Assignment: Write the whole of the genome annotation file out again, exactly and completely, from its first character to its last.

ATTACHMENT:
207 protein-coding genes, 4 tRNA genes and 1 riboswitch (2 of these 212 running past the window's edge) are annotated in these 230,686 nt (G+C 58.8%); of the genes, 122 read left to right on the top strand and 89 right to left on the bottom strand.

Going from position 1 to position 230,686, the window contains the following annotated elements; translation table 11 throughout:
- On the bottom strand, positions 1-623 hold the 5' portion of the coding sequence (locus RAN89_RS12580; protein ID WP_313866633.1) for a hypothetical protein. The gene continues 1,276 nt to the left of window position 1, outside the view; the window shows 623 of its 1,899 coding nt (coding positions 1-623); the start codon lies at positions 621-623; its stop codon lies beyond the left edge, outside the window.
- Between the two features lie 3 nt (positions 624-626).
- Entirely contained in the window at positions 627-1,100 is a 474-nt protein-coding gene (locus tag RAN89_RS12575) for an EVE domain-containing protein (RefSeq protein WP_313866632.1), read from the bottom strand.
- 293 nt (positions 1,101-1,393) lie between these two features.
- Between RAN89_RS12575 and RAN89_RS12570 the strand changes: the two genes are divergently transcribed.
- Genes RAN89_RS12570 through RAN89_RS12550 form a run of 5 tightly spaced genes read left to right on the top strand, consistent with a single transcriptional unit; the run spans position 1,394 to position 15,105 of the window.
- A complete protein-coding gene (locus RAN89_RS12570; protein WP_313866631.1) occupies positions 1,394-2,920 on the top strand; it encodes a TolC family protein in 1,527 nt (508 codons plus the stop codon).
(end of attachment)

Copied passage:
207 protein-coding genes, 4 tRNA genes and 1 riboswitch (2 of these 212 running past the window's edge) are annotated in these 230,686 nt (G+C 58.8%); of the genes, 122 read left to right on the top strand and 89 right to left on the bottom strand.

Going from position 1 to position 230,686, the window contains the following annotated elements; translation table 11 throughout:
- On the bottom strand, positions 1-623 hold the 5' portion of the coding sequence (locus RAN89_RS12580; protein ID WP_313866633.1) for a hypothetical protein. The gene continues 1,276 nt to the left of window position 1, outside the view; the window shows 623 of its 1,899 coding nt (coding positions 1-623); the start codon lies at positions 621-623; its stop codon lies beyond the left edge, outside the window.
- Between the two features lie 3 nt (positions 624-626).
- Entirely contained in the window at positions 627-1,100 is a 474-nt protein-coding gene (locus tag RAN89_RS12575) for an EVE domain-containing protein (RefSeq protein WP_313866632.1), read from the bottom strand.
- 293 nt (positions 1,101-1,393) lie between these two features.
- Between RAN89_RS12575 and RAN89_RS12570 the strand changes: the two genes are divergently transcribed.
- Genes RAN89_RS12570 through RAN89_RS12550 form a run of 5 tightly spaced genes read left to right on the top strand, consistent with a single transcriptional unit; the run spans position 1,394 to position 15,105 of the window.
- A complete protein-coding gene (locus RAN89_RS12570; protein WP_313866631.1) occupies positions 1,394-2,920 on the top strand; it encodes a TolC family protein in 1,527 nt (508 codons plus the stop codon).